The amount of solvent used in formulating the vehicle will depend, of course, upon the particu-r lar solvent, the particular resin, and the desired melting temperature of the composition. For most purposes the minimum practical melting temperature is about 140 F., and a range good for most purposes is 140 to 200 F. The melting temperature in turn will depend on whether the printing operation is manual or automatic (higher temperatures can be used with automatic printing), and on the efi'ect of temperature on the squeegee rubber. It will depend also on the ambient temperature; i. e., in summer or tropic conditions, or where abnormally hot factory conditions prevail, higher melting temperature is de sirable than other otherwise.
The amount of solvent used is, of course, such that the composition is solid at normal room temperatures, which is critical to the invention, but such that the composition melts at a satisfactorily operative temperature. This will in turn depend on the melting temperature desired, the particular resin or resins, and the particular solvent or solvents used.
A major, and critical, feature of the invention is prompt solidification of the composition upon application to the receptive base, whether ceramic or metal. This I accomplish by including in the vehicle a wax, or wax-like substance, in excess of its solubility in the vehicle at normal room temperatures. When the vehicle is melted the wax will be in solution but when the composition contacts the cooler receptive base the supersaturation relative to the wax at that temperature causes it to crystallize out promptly with concurrent solidification of the entire composition, whereby drying by standing or by heating becomes unnecessary before application of further color.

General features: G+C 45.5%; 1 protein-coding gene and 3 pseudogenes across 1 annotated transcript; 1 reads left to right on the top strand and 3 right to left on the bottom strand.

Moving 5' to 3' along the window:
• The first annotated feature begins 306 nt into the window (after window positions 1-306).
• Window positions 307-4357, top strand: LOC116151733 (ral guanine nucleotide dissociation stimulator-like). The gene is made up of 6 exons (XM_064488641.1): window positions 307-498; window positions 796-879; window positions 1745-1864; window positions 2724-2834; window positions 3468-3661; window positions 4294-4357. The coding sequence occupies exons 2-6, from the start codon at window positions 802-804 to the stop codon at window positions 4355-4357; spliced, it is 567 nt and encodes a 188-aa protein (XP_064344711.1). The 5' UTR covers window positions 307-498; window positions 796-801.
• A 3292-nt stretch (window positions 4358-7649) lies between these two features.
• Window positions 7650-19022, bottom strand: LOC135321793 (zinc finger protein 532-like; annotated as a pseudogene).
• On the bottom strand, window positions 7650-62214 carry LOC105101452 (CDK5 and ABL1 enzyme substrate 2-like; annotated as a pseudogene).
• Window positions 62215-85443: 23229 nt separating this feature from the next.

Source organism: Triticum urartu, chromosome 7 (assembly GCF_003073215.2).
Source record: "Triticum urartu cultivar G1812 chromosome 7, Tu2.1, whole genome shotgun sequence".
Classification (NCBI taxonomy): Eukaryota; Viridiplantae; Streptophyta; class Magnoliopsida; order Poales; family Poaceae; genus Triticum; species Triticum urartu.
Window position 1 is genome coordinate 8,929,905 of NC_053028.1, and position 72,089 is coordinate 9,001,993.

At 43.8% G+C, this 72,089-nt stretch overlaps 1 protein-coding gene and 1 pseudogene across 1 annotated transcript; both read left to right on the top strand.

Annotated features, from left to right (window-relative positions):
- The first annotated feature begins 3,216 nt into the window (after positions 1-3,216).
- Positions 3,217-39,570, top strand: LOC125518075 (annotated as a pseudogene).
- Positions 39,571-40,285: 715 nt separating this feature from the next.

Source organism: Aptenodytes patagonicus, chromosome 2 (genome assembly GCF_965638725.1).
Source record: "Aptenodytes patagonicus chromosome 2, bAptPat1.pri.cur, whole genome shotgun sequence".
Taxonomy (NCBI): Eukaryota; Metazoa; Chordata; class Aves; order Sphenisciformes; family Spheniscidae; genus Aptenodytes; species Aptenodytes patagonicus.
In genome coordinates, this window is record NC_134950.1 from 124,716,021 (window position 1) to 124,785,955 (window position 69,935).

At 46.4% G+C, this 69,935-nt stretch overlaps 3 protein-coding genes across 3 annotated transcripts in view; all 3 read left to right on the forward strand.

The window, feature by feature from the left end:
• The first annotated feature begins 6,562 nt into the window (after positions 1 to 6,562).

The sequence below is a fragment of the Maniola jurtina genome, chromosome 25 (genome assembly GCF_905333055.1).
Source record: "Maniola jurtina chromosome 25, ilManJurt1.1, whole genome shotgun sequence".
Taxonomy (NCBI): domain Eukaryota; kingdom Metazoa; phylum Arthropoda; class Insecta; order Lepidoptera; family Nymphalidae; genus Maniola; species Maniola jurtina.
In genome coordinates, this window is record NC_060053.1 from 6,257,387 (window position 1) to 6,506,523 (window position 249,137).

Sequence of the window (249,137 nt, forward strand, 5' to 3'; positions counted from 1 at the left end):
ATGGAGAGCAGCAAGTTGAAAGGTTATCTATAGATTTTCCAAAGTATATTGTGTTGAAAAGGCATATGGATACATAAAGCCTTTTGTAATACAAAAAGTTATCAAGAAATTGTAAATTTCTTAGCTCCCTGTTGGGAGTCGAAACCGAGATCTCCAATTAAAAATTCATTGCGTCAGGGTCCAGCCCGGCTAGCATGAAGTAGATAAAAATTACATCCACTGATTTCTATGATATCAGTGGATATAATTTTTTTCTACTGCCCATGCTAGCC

Such sharp solidification may be eiiected with various waxes, or wax-like materials. I believe now that any of the synthetic waxes sold by Armour 85 Co. as Armids (high melting ali- Dhatio amides) may be used for this purpose but I prefer that sold as Armid HT (composed of amides of heXadeca-ne, octadeoane and octadecene, M. 1?. about 97 0.). Stearic and palmitic acids may be used also, and they are desirable also to lower the melting point of the higher melting thermoplastic resins. Any of the grades of filarbcwax that are solid at room temperature may be used for this purpose also, as well as their stoarates and oleates. Other suitable waxes are those made by reaction of such solid acids as stearic, adipic and phthalic with the fatty amines sold as Armeens (mixtures of long chain alkyl amines containing 6. to 18 carbon atoms) by Armour 8: Co. Mixtures of two or more waxes may, of course, be used.
The amount of wax used will, of course, depend upon the particular resin or resins, the particular wax or axes, the resin solvent, and the ambient temperature. Naturally, therefore, numerical ranges applicable to all combinations and conditions cannot be set. However, to repeat, the Wax is present in excess of its solubility limit in the vehicle at normal room temperatures so that the composition will solidify promptly upon being cooled from the molten state. Enough wax must be present also so that the composition will solidify hard rather than tacky or pasty,